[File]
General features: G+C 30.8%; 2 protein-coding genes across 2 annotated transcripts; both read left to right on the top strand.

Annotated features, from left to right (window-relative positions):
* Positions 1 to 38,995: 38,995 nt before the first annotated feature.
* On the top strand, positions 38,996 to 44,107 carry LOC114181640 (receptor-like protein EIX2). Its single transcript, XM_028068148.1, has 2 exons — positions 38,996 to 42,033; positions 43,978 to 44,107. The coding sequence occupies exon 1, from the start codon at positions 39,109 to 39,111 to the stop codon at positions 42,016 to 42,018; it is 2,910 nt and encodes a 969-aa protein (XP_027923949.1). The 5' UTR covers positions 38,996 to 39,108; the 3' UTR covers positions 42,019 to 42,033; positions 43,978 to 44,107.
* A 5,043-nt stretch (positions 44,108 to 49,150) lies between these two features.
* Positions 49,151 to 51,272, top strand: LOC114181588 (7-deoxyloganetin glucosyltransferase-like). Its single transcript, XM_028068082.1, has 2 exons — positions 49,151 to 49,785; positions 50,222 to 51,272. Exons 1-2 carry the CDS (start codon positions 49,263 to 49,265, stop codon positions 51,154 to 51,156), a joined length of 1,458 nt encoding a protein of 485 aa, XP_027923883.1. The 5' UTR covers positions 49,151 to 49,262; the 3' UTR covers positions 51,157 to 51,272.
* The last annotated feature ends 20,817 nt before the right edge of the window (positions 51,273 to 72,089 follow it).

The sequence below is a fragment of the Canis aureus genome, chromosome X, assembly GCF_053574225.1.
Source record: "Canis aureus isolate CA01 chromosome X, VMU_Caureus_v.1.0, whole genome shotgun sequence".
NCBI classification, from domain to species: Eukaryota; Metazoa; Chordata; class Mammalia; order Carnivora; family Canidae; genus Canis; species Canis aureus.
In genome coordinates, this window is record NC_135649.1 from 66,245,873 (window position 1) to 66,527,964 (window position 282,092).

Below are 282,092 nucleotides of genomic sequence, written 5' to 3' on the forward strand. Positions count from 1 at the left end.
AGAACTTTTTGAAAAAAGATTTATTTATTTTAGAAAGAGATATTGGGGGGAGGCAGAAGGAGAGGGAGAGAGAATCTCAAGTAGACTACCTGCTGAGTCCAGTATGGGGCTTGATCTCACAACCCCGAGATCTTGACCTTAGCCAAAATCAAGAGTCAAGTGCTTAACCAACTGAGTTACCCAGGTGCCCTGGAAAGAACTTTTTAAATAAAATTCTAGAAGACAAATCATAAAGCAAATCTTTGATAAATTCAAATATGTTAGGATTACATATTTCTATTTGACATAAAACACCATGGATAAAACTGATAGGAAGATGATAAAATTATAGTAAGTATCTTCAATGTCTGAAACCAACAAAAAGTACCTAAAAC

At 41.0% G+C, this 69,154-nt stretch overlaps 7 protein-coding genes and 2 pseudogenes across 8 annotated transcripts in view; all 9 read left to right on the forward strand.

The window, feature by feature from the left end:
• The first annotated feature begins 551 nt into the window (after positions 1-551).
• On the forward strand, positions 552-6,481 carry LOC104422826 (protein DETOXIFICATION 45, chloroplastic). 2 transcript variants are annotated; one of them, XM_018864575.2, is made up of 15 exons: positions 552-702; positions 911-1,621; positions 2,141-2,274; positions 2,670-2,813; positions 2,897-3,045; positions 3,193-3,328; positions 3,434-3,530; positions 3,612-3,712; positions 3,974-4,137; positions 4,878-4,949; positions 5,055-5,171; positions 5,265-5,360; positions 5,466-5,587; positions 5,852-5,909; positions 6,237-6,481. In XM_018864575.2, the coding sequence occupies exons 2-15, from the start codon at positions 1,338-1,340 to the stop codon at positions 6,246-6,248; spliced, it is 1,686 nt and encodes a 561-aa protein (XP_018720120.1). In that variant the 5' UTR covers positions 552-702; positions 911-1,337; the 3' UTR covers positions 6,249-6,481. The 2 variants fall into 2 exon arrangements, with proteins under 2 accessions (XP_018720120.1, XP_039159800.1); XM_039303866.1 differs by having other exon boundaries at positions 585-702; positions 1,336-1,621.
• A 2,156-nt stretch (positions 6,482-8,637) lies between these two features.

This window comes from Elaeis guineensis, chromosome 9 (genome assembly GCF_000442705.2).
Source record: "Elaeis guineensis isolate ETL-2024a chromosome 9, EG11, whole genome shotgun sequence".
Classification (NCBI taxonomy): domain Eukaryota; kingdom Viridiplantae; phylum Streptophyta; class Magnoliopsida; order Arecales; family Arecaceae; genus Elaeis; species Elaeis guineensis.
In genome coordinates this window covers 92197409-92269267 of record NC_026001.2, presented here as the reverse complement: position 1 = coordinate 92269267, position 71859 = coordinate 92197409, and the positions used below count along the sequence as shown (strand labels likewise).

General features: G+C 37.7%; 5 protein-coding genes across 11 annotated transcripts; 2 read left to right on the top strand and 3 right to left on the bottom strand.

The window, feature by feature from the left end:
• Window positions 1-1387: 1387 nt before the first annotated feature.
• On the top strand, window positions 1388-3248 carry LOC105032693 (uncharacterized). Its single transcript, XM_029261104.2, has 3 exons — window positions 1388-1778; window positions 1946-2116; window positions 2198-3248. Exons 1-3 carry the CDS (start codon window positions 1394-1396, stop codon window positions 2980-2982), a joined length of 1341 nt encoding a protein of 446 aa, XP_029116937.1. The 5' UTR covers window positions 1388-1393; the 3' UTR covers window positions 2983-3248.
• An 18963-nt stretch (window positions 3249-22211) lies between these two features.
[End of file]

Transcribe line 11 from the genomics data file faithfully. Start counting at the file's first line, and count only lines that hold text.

In genome coordinates, this window is record NC_135649.1 from 66,245,873 (window position 1) to 66,527,964 (window position 282,092).